We're lucky to have Lee as a wonderful Model ambassador
I make no secret of my admiration for Lee Chin's contribution to Wexford hurling on the field of play, but it cannot be underestimated the role this young man is playing in the promotion of club and county off the field also.
He is a wonderful ambassador for everything that is Wexford and a further example of this was his role in 'The Toughest Trade' which aired on RTE television on Friday.
I thoroughly enjoyed the programme and congratulate the men (and women) from the Harriers who did a wonderful job in showcasing the sense of community, spirit and togetherness of G.A.A. clubs everywhere.
Quite how Lee was able to master probably the most difficult sport in one week was quite breathtaking, and I have no doubt that he would would fit comfortably into any professional sport of his choosing.
I suppose one of the reasons for my admiration of the young Wexford man is that he is a constant reminder of the physical condition I myself reached when hurling with Wexford in the mid-nineties (I joke of course).
Larry O, Jimmy Meaney, Caw and Richie gave a great representation of the feeling of passion in all hurling people, and surely there is room for further development of Nicky Keeling and Iggy on the big screen or with maybe a future boy band contract in the offing. Louis Walsh take note.
David Mooney never missed a beat in getting a bit of free labour from the larger than life Canadian goalkeeper Alex Auld, and we learned the secret to Benny Jordan's speed is a jumbo breakfast roll every morning.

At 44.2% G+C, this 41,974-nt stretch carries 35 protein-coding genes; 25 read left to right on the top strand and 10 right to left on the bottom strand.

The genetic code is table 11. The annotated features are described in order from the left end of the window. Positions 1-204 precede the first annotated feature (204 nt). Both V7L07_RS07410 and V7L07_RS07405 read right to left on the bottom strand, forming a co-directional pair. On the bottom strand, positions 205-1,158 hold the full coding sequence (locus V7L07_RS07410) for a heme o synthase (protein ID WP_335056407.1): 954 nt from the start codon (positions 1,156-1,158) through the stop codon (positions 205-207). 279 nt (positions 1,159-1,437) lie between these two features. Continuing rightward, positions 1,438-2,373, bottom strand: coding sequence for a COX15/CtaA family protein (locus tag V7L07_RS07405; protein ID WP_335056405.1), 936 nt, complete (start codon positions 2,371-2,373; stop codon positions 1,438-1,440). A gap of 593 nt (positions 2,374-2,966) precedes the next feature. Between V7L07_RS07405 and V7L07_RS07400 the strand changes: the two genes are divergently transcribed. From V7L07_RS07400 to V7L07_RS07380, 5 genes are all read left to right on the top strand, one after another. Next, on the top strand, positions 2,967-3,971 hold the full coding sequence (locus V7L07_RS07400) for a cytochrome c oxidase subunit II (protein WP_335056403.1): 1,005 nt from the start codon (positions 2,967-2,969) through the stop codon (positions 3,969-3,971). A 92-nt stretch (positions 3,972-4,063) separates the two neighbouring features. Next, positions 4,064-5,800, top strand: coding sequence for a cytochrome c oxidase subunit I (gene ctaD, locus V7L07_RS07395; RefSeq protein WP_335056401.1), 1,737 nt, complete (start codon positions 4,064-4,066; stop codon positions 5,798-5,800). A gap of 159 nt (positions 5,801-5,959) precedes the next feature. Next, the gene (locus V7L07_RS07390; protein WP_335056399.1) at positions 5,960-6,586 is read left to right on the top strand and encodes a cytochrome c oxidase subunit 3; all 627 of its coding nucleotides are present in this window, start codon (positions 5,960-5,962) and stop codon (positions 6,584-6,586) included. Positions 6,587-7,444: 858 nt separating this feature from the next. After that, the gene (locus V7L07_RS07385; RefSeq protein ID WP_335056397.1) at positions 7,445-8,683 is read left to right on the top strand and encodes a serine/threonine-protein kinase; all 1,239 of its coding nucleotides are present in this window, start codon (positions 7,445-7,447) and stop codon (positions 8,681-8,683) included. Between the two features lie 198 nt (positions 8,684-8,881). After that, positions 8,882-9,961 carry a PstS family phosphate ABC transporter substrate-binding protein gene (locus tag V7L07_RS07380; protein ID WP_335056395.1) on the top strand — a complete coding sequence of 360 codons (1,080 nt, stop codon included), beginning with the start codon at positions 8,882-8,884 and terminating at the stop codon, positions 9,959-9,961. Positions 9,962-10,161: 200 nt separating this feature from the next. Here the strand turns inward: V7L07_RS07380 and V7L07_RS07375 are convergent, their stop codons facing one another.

The bearded Philip Doyle gave a great flavour of how our weapons are made, and Damien Roche was excellent in linking both sports from his personal experience. Damien's ball alley session conducted in Cullenstown was played out to the spectacular backdrop of something resembling a scene from 'A Game Of Thrones'.
It was great stuff, a great advertisement for Wexford, hurling and the Harriers.
I met Davy on Thursday evening at a community night in Taghmon excellently organised by Brian Cantwell, and got a sense that he was treading very warily ahead of the Offaly game which he expected to be very difficult; so it proved.
Wexford conducted their business in a very professional way in Tullamore and closed out what has been a wonderful few months for hurling in the county culminating in promotion.
Conor Mac (the jewel in our crown) was again outstanding, with Mark Fanning's brilliant penalty save contributing in no small way to the end result. Fanning's performances in the most difficult of positions have been outstanding this year, and we have seen incredible leadership and commitment from this group which has led to the huge achievement of a seat back at the top table.
There is work to be done but for now let's enjoy it and thank Davy, his backroom team and all the players for what they have achieved and are striving to do in the future.
I was priveliged to be in an incredibly atmospheric Thurles on Saturday evening to witness Kilkenny answer some of the accusations of decline that have been levelled at them over the past few weeks.
I can only say that with 15,000 people attending it was a wonderful game of hurling, with the clear signal that although the Cats may have lost some of their invincibility they are not ready to roll over just yet.
Tipperary will be disappointed not to win the game given their big early lead. But as long as T.J. Reid, Walter Walsh, Richie Hogan, Pádraig Walsh, Conor Fogarty, Eoin Murphy and Cillian Buckley have stripes on their backs, Kilkenny will be no easy task for any team.
Tipp for me are still the strongest team in the country but they were met on Saturday evening with a passion and traditional type game that gave all present a spectacle that won't be easily forgotten.
The field in Leinster is levelling slightly however, and Wexford Park in June will be very interesting if we can secure the fixture.